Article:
SomaliPress.com

Death Toll from Militia Attack on an African Union Base by Somali Insurgents has risen to 21

Published on Friday 18th September 2009

The death toll from Thursday's attack on an African Union base by Somali insurgents has risen to 21 as investigations are launched into the daring suicide bombing.

Al-Shabaab forces, retaliating over an earlier attack by US security forces that killed a top al-Qaeda suspect, Saleh Ali Saleh Nabhan, drove into the AU peace keepers' base in Mogadishu in two bomb-laden trucks. The trucks had UN logos.

The bombs went off inside the camp. Twelve Burundian, five Ugandan and four Somali soldiers are confirmed dead while 26 others who were injured seriously, were evacuated to Nairobi for treatment.

While sending AU's message of condolence to the bereaved families, the special representative for Somalia, Mr Nicholas Bwakira, urged the international community to play a bigger role in bringing the Somali instability to an end.

Superior weapons

Mr Bwakira said the Thursday attack was a barbaric act, adding that it will not dampen the morale and spirit of the peace keepers.

"We need more superior weapons, human capacity and technical ability to wipe out the insurgents," Mr Bwakira said.

He said that at least 40 people were injured and that the evacuation process is still going on. Among those killed is the deputy force commander of African Mission in Somali (Amisom) Maj-Gen Juvenal Niyoyunguruza.

Mr Bwakira refused to comment on the US operation, saying: "That can only be answered by the American government. However, the attack has served to embolden our resolve to fulfil our mandate."

Addressing an international press conference in Nairobi, Mr Bwakira said the number of peace keepers had been increased from 2,500 to more that 5,000.

He said they remained resolute in supporting the Somali people and the Transitional Federal Government (TFG) and urged the international community to support the process.

Somali insurgents detonated two suicide car bombs on Thursday morning at the African Union peace keepers' headquarters in Mogadishu, killing nine soldiers on the spot.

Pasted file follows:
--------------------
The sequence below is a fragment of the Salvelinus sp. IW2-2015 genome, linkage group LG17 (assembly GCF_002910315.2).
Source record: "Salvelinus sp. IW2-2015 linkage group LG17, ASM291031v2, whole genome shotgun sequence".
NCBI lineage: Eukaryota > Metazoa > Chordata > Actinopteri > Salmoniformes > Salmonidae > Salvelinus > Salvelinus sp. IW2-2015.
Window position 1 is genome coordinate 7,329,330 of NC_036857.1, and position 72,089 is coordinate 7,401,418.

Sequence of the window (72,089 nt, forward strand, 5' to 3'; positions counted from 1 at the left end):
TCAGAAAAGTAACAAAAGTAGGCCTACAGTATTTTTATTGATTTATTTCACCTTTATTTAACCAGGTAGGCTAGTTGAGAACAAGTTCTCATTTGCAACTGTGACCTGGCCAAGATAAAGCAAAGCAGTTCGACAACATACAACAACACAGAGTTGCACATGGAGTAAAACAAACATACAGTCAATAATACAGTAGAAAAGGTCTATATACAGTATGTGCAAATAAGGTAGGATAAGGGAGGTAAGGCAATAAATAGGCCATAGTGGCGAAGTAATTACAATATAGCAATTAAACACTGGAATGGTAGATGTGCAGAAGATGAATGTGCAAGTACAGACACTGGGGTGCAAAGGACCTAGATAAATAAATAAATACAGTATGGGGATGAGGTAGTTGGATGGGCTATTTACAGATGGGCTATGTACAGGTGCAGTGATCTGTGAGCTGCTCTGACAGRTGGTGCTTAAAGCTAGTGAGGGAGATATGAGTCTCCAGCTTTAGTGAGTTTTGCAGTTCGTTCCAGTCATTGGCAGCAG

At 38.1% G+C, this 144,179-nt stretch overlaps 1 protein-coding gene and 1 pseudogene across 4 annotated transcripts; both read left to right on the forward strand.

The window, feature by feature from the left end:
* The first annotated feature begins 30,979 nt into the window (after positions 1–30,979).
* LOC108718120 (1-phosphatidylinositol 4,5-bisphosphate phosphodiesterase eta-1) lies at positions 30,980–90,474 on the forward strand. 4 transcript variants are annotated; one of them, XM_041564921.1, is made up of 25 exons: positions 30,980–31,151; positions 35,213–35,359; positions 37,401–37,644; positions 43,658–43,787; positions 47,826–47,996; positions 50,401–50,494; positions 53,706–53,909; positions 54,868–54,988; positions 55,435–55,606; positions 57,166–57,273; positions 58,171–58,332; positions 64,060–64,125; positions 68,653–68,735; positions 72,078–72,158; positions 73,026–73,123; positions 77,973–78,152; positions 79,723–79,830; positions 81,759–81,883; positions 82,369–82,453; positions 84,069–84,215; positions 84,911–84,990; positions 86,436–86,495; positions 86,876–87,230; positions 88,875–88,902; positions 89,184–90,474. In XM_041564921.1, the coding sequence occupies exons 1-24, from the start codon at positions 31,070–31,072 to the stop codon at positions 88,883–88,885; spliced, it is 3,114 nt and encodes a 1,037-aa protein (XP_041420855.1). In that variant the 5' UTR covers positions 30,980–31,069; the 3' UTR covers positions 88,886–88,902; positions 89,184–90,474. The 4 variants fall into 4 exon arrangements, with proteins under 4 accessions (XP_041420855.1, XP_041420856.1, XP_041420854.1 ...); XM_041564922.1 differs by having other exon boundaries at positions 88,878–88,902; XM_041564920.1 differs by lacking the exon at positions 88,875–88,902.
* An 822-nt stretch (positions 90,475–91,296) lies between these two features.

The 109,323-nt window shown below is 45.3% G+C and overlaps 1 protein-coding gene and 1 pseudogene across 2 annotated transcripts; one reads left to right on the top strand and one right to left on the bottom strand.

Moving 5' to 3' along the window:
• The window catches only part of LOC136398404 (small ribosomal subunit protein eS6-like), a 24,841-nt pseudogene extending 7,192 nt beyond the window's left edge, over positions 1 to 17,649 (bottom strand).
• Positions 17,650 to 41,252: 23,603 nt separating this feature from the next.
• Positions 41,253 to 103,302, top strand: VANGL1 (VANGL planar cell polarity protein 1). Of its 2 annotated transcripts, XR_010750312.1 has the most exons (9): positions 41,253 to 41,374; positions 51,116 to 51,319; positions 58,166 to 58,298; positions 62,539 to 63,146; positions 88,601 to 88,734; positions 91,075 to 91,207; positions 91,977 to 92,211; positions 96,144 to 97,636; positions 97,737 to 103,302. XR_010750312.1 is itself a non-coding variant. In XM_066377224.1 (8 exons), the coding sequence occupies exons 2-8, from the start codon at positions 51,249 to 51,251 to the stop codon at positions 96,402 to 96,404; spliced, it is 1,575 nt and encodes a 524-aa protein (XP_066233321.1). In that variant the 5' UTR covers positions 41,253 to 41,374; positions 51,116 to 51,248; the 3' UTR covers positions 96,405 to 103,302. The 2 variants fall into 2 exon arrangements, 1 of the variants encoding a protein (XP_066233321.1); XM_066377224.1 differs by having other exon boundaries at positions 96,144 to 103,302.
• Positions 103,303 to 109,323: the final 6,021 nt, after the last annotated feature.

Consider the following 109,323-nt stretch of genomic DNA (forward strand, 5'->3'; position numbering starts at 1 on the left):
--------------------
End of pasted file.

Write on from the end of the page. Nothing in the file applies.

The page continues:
At the same time, Al-Shabaab, the Islamist movement opposing somalia's Transitional Federal Government, has vowed to step up suicide attacks against foreign forces operating in the country.

In a statement, Sheikh Ali Mohamud Raghe alias Ali Dhere, the spokesman of the insurgent group, said that they will keep the foreign forces, mainly African Union mission peace keepers (Amisom), on their toes "with deadlier suicide bombings".

Presence not wanted

"Their presence in this country is not wanted," he added.

The Al-Shabaab spokesman also said that the insurgents will increase assaults on government forces. TFG Prime Minister Omar Abdirashid Ali Sharmarke condemned the Thursday attack on Amisom soldiers.

Meanwhile, Sheikh Yusuf Mohamed Siyad Indha'adde, TFG's State Minister for Defence, said that the suicide acts by bombers were "cowardly".

Sheikh Yusuf Indha'adde warned that the TFG will avenge the killings. "The government will retaliate soon," he said, adding: "The anti-peace forces will face the consequences of their brutal actions."

Another TFG official made similar remarks against Al-Shabaab and Hizbu Islam, the second Islamist group opposing the government. Colonel Abdullahi Hassan Barise, the Spokesman of the Police Force, accused the two Islamist movements of rejecting all peace proposals.

"Through the suicide bombings in Mogadishu, the anti-peace groups have shown their true colours," said Colonel Barise. "It amounts to a declaration of war and we shall respond accordingly," he said.

Thursday's attack brings the total number of peace keepers killed to 35 with Maj-Gen Niyoyunguriza the highest ranking officer to be killed so far.

Eleven Burundian soldiers were attacked in a similar manner in February.

The peace keepers were deployed in 2007 to guard the Presidential Palace, airport and seaport. Uganda has committed some 3,000 troops to the mission while Burundi maintains at least 2,000 troops.

Other African countries have been reluctant to send troops to back up the two countries.

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